site, on a small hill 1.5 km SW of the modern village
of Andreevka and 11 km W of Kerch, was first inhabited
in the Bronze Age. Excavations have uncovered the remains of modest dwellings and grain pits from a Greek
or Hellenized agricultural settlement of the 6th-4th c.
B.C. The earliest homes had walls of poorly baked brick
or adobe resting on a stone foundation or socle, and the
floor of one house was slightly sunk into the ground. In
the 4th c. B.C. these separated and isolated homes gave
way to the large stone farmstead of a Bosporan Greek
consisting of a complex of storage rooms, cattle stalls,
and living quarters built around a large interior court.
The farinstead complex itself covered an area of ca. 1000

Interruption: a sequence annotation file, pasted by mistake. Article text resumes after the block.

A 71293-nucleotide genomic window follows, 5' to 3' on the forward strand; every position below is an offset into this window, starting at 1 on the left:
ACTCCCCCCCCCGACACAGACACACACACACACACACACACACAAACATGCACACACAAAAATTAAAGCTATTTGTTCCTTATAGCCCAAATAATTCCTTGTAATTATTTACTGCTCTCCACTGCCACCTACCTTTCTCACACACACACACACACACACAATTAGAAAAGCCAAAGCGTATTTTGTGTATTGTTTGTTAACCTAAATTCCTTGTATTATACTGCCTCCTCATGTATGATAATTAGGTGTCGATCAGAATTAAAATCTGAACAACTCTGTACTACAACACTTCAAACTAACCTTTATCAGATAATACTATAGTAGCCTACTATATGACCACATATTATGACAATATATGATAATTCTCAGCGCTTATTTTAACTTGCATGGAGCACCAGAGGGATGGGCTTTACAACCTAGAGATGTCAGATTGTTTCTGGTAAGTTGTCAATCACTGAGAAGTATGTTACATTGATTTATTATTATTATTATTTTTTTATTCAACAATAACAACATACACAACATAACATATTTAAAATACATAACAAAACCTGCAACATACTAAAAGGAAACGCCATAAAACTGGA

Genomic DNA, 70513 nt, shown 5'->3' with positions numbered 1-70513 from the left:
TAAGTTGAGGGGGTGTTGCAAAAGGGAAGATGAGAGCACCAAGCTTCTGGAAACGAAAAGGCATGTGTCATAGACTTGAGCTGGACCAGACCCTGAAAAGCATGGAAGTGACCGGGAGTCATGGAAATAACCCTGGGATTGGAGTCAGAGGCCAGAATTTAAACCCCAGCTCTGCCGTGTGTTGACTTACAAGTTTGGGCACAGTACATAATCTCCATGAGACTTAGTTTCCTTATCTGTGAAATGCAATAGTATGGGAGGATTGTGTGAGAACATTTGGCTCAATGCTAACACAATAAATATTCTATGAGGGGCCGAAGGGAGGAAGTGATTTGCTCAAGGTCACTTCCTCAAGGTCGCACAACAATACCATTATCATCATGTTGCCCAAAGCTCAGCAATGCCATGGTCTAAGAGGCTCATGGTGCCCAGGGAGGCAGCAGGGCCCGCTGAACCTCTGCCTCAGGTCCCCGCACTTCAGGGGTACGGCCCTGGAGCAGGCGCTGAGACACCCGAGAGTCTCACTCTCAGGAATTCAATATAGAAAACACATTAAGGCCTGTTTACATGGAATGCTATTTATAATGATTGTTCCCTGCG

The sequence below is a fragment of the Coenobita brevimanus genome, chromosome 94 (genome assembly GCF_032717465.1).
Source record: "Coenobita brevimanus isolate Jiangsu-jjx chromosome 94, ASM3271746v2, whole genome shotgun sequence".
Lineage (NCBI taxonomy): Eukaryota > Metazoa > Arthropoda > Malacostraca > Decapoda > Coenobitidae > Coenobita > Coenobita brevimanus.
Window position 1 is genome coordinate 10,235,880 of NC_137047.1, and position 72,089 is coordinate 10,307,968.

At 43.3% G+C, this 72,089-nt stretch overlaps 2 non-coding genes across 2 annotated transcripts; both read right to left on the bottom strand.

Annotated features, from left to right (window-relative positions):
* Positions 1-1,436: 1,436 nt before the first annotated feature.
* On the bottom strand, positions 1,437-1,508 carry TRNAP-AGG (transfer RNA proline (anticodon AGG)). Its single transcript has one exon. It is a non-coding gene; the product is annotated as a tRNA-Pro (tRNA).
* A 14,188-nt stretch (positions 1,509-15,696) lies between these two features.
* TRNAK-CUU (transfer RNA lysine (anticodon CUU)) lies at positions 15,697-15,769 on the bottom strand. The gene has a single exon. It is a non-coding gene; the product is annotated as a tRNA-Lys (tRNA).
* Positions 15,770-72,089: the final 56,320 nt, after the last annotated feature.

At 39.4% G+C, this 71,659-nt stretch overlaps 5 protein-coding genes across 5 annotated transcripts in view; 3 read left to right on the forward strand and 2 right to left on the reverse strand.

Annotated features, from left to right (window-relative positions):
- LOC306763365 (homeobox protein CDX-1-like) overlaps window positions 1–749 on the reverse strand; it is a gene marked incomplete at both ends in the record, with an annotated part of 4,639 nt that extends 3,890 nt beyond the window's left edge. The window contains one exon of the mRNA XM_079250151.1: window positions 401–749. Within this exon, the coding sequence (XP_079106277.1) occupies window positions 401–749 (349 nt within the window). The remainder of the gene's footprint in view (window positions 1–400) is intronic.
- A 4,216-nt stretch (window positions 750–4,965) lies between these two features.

sq. m, and small detached structures and grain pits
belonging to the farinstead were found elsewhere on the
hill. The farmstead was abandoned in the 3d c. B.C.
I. T. Kruglikova, “Antichnaia sel'skokhoziaistvennaia usad'ba bliz Kerchi,” Antichnaia istoriia
i kul'tura Sredizemnomor'ia i Prichernomor'ia: Sbornik
(1968) 206-12; id., “Raskopki sel'skikh poselenii
Bosporskogo tsarstva,” Arkheologicheskie Otkrytiia 1968
307-9; id. & M. A. Romanovskaia, “Antichnye
poseleniia u dereven' Andreevka i Novo-Otradnoe,”
Arkheologicheskie Otkrytiia 1970 goda
T. S. NOONAN